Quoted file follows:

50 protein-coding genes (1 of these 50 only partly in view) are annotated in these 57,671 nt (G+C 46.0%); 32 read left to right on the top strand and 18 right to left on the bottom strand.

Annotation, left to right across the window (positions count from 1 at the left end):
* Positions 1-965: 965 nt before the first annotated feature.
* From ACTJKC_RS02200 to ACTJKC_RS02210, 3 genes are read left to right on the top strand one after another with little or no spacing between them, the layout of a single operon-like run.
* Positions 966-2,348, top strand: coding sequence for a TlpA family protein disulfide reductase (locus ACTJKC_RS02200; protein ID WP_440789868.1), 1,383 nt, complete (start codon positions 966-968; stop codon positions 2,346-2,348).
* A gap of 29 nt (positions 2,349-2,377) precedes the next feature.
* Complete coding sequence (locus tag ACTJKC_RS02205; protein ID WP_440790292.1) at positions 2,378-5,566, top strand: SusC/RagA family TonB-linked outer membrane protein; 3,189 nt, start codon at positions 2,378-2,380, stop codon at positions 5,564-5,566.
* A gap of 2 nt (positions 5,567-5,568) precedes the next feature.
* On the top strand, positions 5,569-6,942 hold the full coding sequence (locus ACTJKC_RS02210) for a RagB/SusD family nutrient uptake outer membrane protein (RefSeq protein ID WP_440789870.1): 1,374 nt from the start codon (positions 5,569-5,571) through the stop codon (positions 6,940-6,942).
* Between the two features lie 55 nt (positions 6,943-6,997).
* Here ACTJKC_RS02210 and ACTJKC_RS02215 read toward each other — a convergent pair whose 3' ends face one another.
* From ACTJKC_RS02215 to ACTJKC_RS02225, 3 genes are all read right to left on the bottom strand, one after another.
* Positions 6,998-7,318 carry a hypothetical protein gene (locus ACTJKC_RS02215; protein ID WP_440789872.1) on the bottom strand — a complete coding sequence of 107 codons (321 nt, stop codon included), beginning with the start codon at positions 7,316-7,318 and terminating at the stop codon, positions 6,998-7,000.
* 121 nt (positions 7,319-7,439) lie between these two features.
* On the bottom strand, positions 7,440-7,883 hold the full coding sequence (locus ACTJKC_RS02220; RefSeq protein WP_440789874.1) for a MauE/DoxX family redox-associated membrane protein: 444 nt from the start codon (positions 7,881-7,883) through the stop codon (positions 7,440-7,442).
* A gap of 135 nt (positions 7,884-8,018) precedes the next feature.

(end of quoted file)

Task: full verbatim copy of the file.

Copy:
50 protein-coding genes (1 of these 50 only partly in view) are annotated in these 57,671 nt (G+C 46.0%); 32 read left to right on the top strand and 18 right to left on the bottom strand.

Annotation, left to right across the window (positions count from 1 at the left end):
* Positions 1-965: 965 nt before the first annotated feature.
* From ACTJKC_RS02200 to ACTJKC_RS02210, 3 genes are read left to right on the top strand one after another with little or no spacing between them, the layout of a single operon-like run.
* Positions 966-2,348, top strand: coding sequence for a TlpA family protein disulfide reductase (locus ACTJKC_RS02200; protein ID WP_440789868.1), 1,383 nt, complete (start codon positions 966-968; stop codon positions 2,346-2,348).
* A gap of 29 nt (positions 2,349-2,377) precedes the next feature.
* Complete coding sequence (locus tag ACTJKC_RS02205; protein ID WP_440790292.1) at positions 2,378-5,566, top strand: SusC/RagA family TonB-linked outer membrane protein; 3,189 nt, start codon at positions 2,378-2,380, stop codon at positions 5,564-5,566.
* A gap of 2 nt (positions 5,567-5,568) precedes the next feature.
* On the top strand, positions 5,569-6,942 hold the full coding sequence (locus ACTJKC_RS02210) for a RagB/SusD family nutrient uptake outer membrane protein (RefSeq protein ID WP_440789870.1): 1,374 nt from the start codon (positions 5,569-5,571) through the stop codon (positions 6,940-6,942).
* Between the two features lie 55 nt (positions 6,943-6,997).
* Here ACTJKC_RS02210 and ACTJKC_RS02215 read toward each other — a convergent pair whose 3' ends face one another.
* From ACTJKC_RS02215 to ACTJKC_RS02225, 3 genes are all read right to left on the bottom strand, one after another.
* Positions 6,998-7,318 carry a hypothetical protein gene (locus ACTJKC_RS02215; protein ID WP_440789872.1) on the bottom strand — a complete coding sequence of 107 codons (321 nt, stop codon included), beginning with the start codon at positions 7,316-7,318 and terminating at the stop codon, positions 6,998-7,000.
* 121 nt (positions 7,319-7,439) lie between these two features.
* On the bottom strand, positions 7,440-7,883 hold the full coding sequence (locus ACTJKC_RS02220; RefSeq protein WP_440789874.1) for a MauE/DoxX family redox-associated membrane protein: 444 nt from the start codon (positions 7,881-7,883) through the stop codon (positions 7,440-7,442).
* A gap of 135 nt (positions 7,884-8,018) precedes the next feature.